• You can "clean" these files from your client device's Telegram cache (to recover storage space), but they will remain yours in the Telegram Cloud and can be downloaded again (useful for backup and for video junkies).
  • The use of programmable "bots" (similar to Yahoo! PIPE, IFTTT).
  • etc.

See also:
Extracted notes from the Telegram FAQ:
(Copied from: Telegram F.A.Q. - <>)

I'd appreciate a rules-based file-renamer within Screenshot Captor.
-lanux128 (2019-10-05, 01:09:56)
Would it be enough, or easier, to harness a command-line file renamer like BRC  (brother of the better-known Bulk Rename Utility (BRU)) or Rename Master?

Could I suggest, before getting lost in the weeds regarding what sort of file renamer might be the best approach, that some consideration be given to whether there is a real need for this file renaming functionality to be added-in to SC in the first place?

Presumably, the idea of changing the image file's name is "because we've always done that" or maybe there's a desire to have it show pertinent metadata that one might wish to be reflected in the image name, for easier searching, or something.
You don't actually need to change the file's original name to do that. You just need to add/associate the metadata to the image, somehow. One way to do that is, if the images are in .jpg, then add the metadata as (say) EXIF data, and you could then use a sophisticated image management tool (e.g., Picasa) to index, catalogue and search that data. (Works brilliantly). Filenames could largely become irrelevant.
However, if you're capturing images using SC (ScreenshotCaptor) and prefer having .png files, then life can become very easy - if you're also using CHS (ClipboardHelp & Spell). You can use it as an excellent image capture management tool, and save your captured image file(s) in a path such as (for example):
...\Clipboard Help+Spell\Database\Files\2019\10\17_603x276_DF0CFDD5.png - with all sorts of metadata associated:
e.g., including:
*  Size/resolution: | 603x276  (20.69kb)
*  Notes: Any notes, text, URL links, or (say)references to other files (limit 9,999 characters, I think).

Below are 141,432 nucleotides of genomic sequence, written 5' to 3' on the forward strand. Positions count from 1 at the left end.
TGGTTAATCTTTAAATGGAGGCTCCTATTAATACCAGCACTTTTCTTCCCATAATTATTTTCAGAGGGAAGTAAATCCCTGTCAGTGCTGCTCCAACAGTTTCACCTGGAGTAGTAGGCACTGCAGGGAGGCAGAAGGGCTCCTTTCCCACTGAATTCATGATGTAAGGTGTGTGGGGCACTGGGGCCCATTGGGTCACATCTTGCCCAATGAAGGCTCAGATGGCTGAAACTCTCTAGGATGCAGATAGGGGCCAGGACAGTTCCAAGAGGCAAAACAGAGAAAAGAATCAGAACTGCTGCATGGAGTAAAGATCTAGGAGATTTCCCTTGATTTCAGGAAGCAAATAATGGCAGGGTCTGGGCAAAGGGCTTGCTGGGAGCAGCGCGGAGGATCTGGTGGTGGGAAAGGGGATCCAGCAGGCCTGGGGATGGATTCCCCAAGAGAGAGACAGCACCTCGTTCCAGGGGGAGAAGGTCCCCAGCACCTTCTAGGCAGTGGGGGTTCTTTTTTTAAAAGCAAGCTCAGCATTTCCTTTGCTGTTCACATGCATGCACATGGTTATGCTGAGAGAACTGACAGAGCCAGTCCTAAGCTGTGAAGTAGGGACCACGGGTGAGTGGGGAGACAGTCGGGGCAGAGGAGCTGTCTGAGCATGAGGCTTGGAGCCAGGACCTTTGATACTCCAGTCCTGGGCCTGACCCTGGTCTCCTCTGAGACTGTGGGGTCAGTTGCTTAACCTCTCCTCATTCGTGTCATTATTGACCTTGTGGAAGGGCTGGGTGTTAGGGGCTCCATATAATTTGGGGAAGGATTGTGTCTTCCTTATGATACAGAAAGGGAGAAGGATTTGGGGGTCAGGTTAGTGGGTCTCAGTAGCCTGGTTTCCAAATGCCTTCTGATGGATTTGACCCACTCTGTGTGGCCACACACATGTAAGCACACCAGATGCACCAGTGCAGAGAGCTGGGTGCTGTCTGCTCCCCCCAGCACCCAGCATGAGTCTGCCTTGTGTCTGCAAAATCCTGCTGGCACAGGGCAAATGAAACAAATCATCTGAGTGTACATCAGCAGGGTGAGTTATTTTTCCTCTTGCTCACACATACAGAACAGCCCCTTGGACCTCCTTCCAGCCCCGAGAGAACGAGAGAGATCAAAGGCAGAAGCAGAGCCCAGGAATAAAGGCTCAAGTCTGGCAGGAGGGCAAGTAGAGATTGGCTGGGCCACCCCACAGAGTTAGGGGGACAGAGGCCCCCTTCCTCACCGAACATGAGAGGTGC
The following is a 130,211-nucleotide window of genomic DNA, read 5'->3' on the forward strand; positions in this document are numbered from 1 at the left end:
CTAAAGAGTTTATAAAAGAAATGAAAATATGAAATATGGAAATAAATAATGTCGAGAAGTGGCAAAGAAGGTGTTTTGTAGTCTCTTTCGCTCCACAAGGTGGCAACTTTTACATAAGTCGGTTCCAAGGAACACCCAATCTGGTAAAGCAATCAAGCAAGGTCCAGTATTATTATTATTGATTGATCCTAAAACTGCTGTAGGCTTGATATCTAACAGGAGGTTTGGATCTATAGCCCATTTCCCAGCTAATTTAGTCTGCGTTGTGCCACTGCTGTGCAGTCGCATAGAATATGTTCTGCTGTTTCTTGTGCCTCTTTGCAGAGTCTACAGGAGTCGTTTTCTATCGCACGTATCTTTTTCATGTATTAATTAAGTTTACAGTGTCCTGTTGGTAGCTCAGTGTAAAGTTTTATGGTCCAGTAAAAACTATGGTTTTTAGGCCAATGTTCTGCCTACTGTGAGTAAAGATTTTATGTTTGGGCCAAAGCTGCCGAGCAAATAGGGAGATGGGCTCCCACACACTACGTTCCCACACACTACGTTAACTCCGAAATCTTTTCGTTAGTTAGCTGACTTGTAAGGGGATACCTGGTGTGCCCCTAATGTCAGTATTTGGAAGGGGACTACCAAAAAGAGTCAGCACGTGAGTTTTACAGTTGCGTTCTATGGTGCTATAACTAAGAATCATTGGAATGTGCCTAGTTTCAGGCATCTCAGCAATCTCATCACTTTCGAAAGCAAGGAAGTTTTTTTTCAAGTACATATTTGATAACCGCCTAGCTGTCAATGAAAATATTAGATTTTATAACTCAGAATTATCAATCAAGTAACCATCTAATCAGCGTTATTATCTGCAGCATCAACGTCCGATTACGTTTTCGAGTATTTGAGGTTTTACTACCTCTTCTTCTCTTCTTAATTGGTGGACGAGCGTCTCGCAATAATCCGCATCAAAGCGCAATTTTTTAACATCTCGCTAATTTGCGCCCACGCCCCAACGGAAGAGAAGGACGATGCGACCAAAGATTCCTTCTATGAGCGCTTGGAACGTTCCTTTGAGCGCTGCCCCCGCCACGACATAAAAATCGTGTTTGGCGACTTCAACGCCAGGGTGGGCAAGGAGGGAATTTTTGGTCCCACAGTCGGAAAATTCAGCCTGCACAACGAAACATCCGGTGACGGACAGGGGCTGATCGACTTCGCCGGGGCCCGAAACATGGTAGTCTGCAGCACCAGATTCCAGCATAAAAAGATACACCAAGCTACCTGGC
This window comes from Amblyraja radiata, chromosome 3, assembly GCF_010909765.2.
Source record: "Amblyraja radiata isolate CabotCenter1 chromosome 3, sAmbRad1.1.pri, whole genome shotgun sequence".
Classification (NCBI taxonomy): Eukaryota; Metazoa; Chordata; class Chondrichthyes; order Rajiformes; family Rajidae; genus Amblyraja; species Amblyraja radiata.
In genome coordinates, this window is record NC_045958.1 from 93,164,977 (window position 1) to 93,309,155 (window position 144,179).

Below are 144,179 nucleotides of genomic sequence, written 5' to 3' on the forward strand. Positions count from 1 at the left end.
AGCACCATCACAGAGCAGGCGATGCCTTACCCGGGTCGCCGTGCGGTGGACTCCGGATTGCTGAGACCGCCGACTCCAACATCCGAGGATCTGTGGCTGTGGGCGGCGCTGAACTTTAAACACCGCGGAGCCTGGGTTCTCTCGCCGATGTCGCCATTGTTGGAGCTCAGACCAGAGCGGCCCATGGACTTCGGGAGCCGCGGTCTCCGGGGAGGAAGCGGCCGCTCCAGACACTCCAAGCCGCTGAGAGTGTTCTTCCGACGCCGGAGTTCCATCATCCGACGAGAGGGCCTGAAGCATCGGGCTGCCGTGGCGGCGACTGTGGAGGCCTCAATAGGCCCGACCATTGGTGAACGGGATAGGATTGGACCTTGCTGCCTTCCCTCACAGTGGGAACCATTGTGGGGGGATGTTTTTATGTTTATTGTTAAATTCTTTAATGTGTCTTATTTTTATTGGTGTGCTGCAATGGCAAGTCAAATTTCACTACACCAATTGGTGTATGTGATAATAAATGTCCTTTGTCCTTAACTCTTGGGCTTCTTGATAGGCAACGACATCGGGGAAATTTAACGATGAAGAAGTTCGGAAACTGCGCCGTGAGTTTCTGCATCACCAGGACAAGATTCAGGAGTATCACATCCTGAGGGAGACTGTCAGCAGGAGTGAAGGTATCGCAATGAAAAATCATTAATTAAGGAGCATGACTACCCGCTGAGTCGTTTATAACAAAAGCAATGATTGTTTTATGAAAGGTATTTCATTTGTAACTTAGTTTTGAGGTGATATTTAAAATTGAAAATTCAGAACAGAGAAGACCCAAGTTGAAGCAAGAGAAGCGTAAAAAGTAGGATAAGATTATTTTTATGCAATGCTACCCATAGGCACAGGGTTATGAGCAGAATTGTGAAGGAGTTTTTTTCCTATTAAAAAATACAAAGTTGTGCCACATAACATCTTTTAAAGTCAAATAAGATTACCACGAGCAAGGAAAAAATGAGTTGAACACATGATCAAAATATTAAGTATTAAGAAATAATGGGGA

Using CHS and its tagging and especially its Virtua Folders feature, you can then categorize sort, classify, search and order that meta-data (and the images it relates to) pretty much any which way you want.

...This is why I keep banging on about CHS (ClipboardHelp & Spell) as being an ideal image capture management tool, if users (and its author) only but realised it. The user can forget about worrying about image filenames or what directory the ruddy image is stored in or where it is.

It really does seem rather like a no-brainer, to me: If CHS is running, then every screenshot image that goes to Clipboard also is saved to the CHS image database folder [NB: together with any post-capture SC(ScreenshotCaptor} artefacts added at time of capture, if SC was being used to make the screenshot], from where the user can, at their leisure, view that image saved - just scroll through the images flagged in the CHS Grid display and view the image (with zooming) in the CHS Memo display. The user can at that point also trigger a separate image viewer (e.g., Irfanview) from the view button in the CHS Memo display, which will have previously been associated with images in the CHS settings. Any half-decent image viewer will also have a built-in image management tool and metadata editing tool. The latter would typically be an EXIF editor - e.g., Irfanview is very good in both regards.

If the user then wants to operate on (edit/change) that image, then they can invoke the third-party image editing tool (e.g., SC is very good) from the edit button in the CHS Memo display and which would have been associated with image editing in the CHS settings. (NB: This would require that SC or other image editor be installed first, of course.)

Done this way, the user:
  • can forget about the image file (if/when needed, it's path and name are given in the Text tab in the CHS Memo display), and
  • can forget about the viewer/editor applications (they are seamlessly integrated into CHS settings), and
  • concentrate on the task at hand - namely the functionality that is required (e.g., image view and/or edit) regarding any particular screen capture or clip or other image selected in CHS.

All the above boils down to making the whole process of image capture management more effective/efficient. It's a useful time-saving approach, simply because it automates the integration of image application functionality. The user typically doesn't generally capture an image because they want to capture it per se, but because they want to do something with the image - or its file -  once it has been captured.

When seeking to improve a frequently-used and manually intensive process, the rule of thumb is generally to automate wherever possible/feasible and cost-effective to do so.
(As usually described in most/any Work Study practitioner's handbook.)